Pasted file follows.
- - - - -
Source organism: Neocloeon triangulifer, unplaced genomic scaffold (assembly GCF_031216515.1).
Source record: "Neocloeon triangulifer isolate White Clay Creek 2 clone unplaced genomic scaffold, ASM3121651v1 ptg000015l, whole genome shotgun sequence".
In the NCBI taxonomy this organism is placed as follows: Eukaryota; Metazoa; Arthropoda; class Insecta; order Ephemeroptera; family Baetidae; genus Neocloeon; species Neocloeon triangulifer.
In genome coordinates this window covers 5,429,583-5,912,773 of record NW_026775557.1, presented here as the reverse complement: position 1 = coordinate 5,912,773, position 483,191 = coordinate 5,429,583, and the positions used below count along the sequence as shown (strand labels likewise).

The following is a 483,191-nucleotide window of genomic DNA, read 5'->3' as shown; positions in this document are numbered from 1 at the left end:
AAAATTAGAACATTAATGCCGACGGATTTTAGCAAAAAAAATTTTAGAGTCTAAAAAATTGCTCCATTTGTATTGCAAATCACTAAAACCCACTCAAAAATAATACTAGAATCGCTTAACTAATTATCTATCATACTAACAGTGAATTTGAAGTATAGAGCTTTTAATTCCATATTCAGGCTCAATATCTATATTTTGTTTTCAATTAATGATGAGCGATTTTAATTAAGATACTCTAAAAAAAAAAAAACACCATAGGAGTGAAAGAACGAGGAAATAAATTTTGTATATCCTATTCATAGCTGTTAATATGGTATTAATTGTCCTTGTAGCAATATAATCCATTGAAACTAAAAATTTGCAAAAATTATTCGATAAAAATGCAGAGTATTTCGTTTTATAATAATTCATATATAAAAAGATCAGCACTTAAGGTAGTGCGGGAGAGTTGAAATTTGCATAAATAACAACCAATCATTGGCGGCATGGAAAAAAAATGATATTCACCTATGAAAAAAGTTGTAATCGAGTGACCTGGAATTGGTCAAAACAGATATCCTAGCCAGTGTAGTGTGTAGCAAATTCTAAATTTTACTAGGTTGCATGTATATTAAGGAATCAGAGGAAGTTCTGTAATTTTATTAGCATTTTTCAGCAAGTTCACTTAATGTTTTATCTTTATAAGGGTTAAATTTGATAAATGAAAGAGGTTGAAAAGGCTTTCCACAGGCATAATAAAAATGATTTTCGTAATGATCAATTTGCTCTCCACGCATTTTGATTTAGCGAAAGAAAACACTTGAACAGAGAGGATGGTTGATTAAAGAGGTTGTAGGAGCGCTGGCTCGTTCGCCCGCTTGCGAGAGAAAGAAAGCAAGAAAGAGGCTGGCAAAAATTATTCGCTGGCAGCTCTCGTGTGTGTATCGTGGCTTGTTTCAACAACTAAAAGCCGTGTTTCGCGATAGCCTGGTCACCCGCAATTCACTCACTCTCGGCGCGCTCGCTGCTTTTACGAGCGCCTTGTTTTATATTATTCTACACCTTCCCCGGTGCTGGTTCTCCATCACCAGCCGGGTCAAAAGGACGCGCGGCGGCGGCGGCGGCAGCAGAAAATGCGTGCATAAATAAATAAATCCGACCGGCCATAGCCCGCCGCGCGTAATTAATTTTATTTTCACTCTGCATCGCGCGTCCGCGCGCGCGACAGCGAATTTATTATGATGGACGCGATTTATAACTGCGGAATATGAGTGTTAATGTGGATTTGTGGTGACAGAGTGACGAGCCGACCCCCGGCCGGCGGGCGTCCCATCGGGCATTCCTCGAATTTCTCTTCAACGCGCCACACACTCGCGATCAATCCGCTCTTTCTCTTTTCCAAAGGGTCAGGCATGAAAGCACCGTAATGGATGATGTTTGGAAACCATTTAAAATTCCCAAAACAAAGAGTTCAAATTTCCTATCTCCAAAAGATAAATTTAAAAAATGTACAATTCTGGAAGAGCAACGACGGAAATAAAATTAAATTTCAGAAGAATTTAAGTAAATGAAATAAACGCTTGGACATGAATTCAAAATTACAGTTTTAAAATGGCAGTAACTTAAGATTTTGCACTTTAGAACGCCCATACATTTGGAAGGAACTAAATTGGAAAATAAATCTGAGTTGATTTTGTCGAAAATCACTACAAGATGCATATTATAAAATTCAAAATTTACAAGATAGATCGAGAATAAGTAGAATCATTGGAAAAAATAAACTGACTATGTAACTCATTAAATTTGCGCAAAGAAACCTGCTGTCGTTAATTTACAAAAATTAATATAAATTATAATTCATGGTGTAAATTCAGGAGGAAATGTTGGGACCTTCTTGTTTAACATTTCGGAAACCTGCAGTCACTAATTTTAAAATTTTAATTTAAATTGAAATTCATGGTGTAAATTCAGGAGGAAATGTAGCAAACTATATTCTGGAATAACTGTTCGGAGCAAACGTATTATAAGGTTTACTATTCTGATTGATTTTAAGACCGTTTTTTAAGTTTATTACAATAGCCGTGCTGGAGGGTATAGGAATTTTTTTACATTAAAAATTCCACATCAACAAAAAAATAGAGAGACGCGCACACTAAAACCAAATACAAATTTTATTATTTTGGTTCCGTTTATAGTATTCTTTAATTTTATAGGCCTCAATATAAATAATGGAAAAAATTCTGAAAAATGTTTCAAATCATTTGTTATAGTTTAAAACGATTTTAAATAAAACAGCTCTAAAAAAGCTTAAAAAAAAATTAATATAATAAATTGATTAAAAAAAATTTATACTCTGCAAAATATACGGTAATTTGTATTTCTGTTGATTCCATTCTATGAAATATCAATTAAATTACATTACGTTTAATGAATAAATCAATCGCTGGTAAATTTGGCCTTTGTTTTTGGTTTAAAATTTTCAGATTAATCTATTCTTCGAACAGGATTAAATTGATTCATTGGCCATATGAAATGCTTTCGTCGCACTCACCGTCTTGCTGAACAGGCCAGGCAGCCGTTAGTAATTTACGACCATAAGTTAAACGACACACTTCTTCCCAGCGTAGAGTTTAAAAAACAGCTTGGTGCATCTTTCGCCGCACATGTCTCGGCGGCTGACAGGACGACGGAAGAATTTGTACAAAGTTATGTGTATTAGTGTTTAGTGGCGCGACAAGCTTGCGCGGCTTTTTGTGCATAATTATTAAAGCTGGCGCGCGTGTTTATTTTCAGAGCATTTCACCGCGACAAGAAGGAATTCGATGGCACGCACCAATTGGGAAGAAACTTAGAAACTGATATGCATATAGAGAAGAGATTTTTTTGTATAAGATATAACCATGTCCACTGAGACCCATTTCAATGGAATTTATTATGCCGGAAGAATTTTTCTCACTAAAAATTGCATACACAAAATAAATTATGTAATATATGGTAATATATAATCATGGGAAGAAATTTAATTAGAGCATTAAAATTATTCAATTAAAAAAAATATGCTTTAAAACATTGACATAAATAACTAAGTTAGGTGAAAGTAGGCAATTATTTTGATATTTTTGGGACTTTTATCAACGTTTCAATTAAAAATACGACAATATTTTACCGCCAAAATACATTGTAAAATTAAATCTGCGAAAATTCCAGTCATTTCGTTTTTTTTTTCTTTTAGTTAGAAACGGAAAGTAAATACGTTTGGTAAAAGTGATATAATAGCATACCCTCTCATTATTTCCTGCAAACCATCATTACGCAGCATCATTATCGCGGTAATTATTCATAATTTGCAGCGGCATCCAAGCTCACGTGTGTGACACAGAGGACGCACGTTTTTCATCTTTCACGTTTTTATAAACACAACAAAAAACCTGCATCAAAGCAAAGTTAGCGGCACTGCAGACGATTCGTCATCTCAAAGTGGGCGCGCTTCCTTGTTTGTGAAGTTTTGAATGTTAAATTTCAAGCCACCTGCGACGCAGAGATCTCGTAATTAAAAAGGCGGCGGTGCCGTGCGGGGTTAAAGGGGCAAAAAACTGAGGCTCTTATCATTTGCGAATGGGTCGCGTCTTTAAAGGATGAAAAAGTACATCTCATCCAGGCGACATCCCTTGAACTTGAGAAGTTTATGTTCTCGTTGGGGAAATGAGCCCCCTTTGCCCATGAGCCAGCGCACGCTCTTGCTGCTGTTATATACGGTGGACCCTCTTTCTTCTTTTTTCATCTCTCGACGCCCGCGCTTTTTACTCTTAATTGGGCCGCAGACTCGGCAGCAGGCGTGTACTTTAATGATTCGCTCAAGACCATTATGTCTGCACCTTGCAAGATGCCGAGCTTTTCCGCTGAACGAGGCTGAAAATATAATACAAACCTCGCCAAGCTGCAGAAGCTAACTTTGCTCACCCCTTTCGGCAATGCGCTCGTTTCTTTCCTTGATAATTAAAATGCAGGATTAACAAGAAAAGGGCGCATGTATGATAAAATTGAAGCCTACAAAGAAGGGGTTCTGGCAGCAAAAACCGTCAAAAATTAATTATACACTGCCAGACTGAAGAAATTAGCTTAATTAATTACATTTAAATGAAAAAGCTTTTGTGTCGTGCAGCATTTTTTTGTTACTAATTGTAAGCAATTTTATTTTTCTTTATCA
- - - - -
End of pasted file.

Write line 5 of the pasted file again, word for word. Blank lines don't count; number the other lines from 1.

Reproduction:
The following is a 483,191-nucleotide window of genomic DNA, read 5'->3' as shown; positions in this document are numbered from 1 at the left end: